As Big Law firms finish out a year that saw healthy revenue and demand growth, many of their in-house counterparts have said they’ve already begun to cut back on their total law department spending in anticipation of an economic recession.
The reports released in the last week by Citi Private Bank’s Global Law Firm Group and Altman Weil highlight what appears to be an enthusiasm gap between these two interdependent corners of the legal industry.
Citi announced this week that revenue grew by an average 5.1% in the first nine months of the year for the 190 law firms the bank surveyed. By contrast, 238 chief legal officers told Altman Weil that only a plurality of them—40%—increased their law department budgets this year.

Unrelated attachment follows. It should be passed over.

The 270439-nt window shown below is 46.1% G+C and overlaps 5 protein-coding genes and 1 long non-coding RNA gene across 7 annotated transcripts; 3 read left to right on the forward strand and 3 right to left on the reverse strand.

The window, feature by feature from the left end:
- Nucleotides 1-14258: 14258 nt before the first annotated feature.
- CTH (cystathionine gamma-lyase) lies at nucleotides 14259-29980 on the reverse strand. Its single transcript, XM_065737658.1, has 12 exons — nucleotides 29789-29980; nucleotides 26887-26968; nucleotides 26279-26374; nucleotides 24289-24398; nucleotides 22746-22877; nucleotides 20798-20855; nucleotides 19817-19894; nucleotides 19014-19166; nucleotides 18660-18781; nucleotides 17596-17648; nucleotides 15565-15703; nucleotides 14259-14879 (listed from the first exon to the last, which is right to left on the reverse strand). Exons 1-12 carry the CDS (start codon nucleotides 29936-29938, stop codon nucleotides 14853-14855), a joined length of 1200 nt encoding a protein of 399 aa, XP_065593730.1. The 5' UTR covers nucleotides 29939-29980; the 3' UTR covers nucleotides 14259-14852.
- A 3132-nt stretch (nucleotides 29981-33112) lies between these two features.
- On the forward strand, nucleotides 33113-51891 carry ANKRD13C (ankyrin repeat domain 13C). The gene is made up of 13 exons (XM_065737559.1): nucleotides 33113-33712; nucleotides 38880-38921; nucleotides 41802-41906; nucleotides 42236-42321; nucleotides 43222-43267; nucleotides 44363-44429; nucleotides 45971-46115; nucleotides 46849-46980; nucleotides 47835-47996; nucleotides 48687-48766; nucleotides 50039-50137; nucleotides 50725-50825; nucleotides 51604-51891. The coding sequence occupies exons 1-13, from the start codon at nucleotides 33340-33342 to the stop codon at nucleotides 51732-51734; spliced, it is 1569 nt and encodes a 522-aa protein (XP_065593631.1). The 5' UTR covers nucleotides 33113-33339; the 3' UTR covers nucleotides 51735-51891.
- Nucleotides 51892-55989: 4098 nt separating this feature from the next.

That’s still a lot, but it’s a decrease from last year’s 53%, said James Wilber, an Altman Weil principal and the survey author. And in this year’s survey, 27% of departments said they spent more on outside counsel this year—a drop from last year’s 42%.
Law firms have been building up the practices that thrive in a bad economy, including bankruptcy practices and litigation, Rusanow said. The American Lawyer in October found that 2019 has seen more lateral moves among bankruptcy-focused lawyers than in 2017 and 2018 combined. Jon Lindsey, the New York founding partner of Major, Lindsey & Africa, said every law firm the legal recruiter has visited prioritized growing its bankruptcy practice.